The Forces of Waves

Clarification Statement: Examples could include that an unbalanced force on one side of a ball can make it start moving and that balanced forces pushing on a box from both sides will not produce any
motion at all.

Assessment Boundary: Assessment is limited to one variable at a time: number, size, or direction of forces. Assessment does not include quantitative force size, only qualitative and relative. Assessment is limited to gravity being addressed as a force that pulls objects down.

Table of Contents
Representative Image

This activity builds on the content below.


Balanced and Unbalanced Forces

Forces acts on one particular object with both a strength and a direction. An object at rest typically has multiple forces acting on it, but they add to give zero net force on the object. Forces that do not sum to zero can cause changes in the object’s speed or direction of motion. For example, when the ocean is still in a particular area, the forces are balanced and the sand will remain on the beach. If the energy stored in waves is active and the waves are strong, the beach may experience erosion as the sand particles are pulled off shore. Depending on the strength of the waves, the erosion on a beach may be more or less severe. 

The Force of Waves


Image caption

Fig. 1. The force of a large wave in Waimea Bay, Hawaiʻi, carries a surfer.

Image copyright and source

Image by Byron Inouye.

Most ocean waves are caused by wind (see The Forces of Wind topic). The type of waves tend to change with seasonal changes in wind. For example, during the winter, waves on the northern shores of the Hawaiian islands can be very large. The force of these large winter waves pry sand and rocks from the shore and carry them into deeper waters. In contrast, small summer waves on the northern Hawaiian shores are gentle, but the force of them helps to return sand and rocks back to shore. The opposite is true of southern shores in Hawaiʻi, which tend to have higher swells in the summer than in the winter.

Waves are strong. The force of waves can carry people, plants, animals, and trash (Fig. 1). The force of waves can also cause dramatic change to the beach and shore. Large, storm waves can pull the sand from a beach! Small waves can slowly build up and washing away of sand on a beach.



Wave-Coast Interactions

The study of wave and beach interactions contributes to our understanding of the processes of erosion (loss) and accretion (buildup). Sand erosion is often a problem for property owners because it removes valuable property (Fig. 2). Sand accretion can also be a problem; for example, a sandbar can block boat channels, and sand deposits can fill harbors.


Image caption

Fig. 2. Intense waves and high sea level events contribute to coastal erosion, which threatened this house on the North Shore of O‘ahu.

Image copyright and source

Image courtesy of Dr. Bradley Romine.


In an undisturbed coastal area, sand stored on the low-lying coastal plain is released to the beach as sea level rises. This allows the beach to maintain a wide sandy shoreline even as a sinking island or rising sea level causes the beach to migrates landward. However, the hardening of the shoreline, which is the construction of vertical seawalls and revetments to protect coastal lands from marine erosion, protects the immediate area for a limited time but ultimately causes erosion by preventing waves from accessing sandy reservoirs (Fig. 3).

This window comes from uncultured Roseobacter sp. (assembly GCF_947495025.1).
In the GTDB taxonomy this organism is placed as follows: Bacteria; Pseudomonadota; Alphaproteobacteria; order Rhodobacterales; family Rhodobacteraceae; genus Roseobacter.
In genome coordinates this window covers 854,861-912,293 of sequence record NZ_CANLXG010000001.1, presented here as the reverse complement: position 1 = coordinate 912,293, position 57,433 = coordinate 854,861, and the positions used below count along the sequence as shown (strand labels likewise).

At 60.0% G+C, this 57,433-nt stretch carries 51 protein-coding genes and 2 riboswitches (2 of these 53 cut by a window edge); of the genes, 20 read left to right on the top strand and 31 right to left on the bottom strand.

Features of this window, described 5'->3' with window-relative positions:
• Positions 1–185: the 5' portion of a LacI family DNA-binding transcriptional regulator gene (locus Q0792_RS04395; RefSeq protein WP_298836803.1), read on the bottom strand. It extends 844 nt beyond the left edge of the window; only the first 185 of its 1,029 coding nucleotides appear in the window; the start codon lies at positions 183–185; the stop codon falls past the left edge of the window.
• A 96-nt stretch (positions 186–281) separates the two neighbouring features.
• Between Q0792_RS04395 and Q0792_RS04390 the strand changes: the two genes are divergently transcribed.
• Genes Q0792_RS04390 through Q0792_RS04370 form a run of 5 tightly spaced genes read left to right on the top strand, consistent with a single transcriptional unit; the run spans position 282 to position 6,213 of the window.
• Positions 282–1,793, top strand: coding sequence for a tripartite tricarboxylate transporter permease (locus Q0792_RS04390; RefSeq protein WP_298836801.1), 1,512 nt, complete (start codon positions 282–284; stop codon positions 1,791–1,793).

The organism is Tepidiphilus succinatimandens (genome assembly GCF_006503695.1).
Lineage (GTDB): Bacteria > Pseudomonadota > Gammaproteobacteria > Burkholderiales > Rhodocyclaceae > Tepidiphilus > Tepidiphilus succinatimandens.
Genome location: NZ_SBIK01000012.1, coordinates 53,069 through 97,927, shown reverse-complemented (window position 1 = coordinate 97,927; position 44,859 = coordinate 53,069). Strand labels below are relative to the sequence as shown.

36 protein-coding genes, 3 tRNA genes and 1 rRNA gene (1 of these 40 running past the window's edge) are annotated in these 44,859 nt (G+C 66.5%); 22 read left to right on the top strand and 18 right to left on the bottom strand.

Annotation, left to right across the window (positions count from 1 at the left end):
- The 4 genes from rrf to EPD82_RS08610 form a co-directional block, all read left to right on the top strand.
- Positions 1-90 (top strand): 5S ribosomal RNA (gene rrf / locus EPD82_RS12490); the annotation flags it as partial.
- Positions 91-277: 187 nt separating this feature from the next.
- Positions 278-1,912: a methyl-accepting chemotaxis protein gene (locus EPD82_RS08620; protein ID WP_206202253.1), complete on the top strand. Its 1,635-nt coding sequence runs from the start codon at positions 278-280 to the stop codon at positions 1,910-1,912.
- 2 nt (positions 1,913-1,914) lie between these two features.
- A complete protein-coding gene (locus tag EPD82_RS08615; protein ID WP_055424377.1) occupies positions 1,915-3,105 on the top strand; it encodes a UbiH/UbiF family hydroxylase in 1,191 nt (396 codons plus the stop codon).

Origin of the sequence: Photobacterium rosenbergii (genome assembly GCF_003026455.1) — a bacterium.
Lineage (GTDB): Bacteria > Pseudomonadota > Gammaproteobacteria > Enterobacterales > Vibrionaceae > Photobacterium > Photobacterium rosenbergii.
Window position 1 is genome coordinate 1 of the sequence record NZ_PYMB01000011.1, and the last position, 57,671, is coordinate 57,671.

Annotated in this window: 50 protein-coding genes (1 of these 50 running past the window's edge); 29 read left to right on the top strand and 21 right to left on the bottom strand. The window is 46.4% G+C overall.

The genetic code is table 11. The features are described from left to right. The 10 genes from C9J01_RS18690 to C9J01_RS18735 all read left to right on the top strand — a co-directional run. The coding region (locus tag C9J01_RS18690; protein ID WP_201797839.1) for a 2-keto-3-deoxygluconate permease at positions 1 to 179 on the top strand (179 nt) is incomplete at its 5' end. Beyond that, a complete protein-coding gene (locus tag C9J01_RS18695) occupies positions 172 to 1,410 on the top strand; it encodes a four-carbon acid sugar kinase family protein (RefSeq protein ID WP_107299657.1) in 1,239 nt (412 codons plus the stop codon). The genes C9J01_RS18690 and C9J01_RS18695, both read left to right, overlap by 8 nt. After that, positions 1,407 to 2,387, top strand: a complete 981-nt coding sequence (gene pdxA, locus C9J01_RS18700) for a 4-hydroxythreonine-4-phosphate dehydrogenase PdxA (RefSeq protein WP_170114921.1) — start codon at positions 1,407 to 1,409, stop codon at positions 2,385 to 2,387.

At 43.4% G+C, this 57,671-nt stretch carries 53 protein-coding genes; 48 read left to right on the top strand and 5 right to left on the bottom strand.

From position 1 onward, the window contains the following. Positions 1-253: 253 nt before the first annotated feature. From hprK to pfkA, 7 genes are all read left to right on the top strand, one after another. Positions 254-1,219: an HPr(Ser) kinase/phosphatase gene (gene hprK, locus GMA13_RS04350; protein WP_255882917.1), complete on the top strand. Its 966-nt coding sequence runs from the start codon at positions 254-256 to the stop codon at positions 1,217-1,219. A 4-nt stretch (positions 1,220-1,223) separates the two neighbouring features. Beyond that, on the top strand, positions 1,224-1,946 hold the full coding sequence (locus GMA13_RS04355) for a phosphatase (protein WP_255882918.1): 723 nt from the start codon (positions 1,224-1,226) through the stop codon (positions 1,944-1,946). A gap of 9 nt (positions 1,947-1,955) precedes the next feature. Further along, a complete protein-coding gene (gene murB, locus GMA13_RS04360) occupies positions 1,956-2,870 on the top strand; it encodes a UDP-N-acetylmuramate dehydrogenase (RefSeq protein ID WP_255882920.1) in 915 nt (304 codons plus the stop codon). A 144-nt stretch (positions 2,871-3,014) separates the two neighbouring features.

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Fig. 3. Coastal erosion and “hard armoring” using sea walls has resulted in stretches of shoreline that have no beach, such as this location at Lanikai, O‘ahu.

Image copyright and source

Image courtesy of Dr. Bradely Romine.

Studies conducted at the University of Hawai‘i show that hardening the shoreline of Oʻahu has caused 10.7 miles of beach to narrow and 6.4 miles to be lost. This is ~24% of the 71.6 miles of originally sandy shoreline on Oʻahu. The loss of beaches not only negatively impacts human activities and property but also affects the environment by smothering local marine life with eroded sediment and causing sewage spills into nearshore waters. In order to save beaches, scientists recommend replenishing sand, keeping coastal areas free of hardened structures and requiring large setbacks of new development. See the example photo taken at central Kailua beach on Oʻahu, showing adjacent property lots with sufficient and insufficient setback (Fig. 4). 

The main causes of coastal erosion are:

  1. High waves and currents
  2. Human impacts
  3. Sea level rise


Image caption

Fig. 4. Kailua beach on Oʻahu, showing adjacent property lots with sufficient and insufficient setback.

Image copyright and source

Image Courtesy of Dr. Bradley Romine.

Wave Erosion Vocabulary:

  • Accretion: the process of growth or increase, typically by the gradual accumulation of additional layers or matter
  • Erosion: the process of eroding or being eroded by wind, water, or other natural agents
  • Revetment: a retaining wall or facing of masonry or other material, supporting or protecting a rampart, wall, etc.
  • Seawall: a wall or embankment erected to prevent the sea from encroaching on or eroding an area of land
  • Swell: a slow, regular movement of the sea in rolling waves that do not break
  • Waves: a long body of water curling into an arched form and breaking on the shore


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Exploring Our Fluid Earth, a product of the Curriculum Research & Development Group (CRDG), College of Education. University of Hawai?i, 2011. This document may be freely reproduced and distributed for non-profit educational purposes.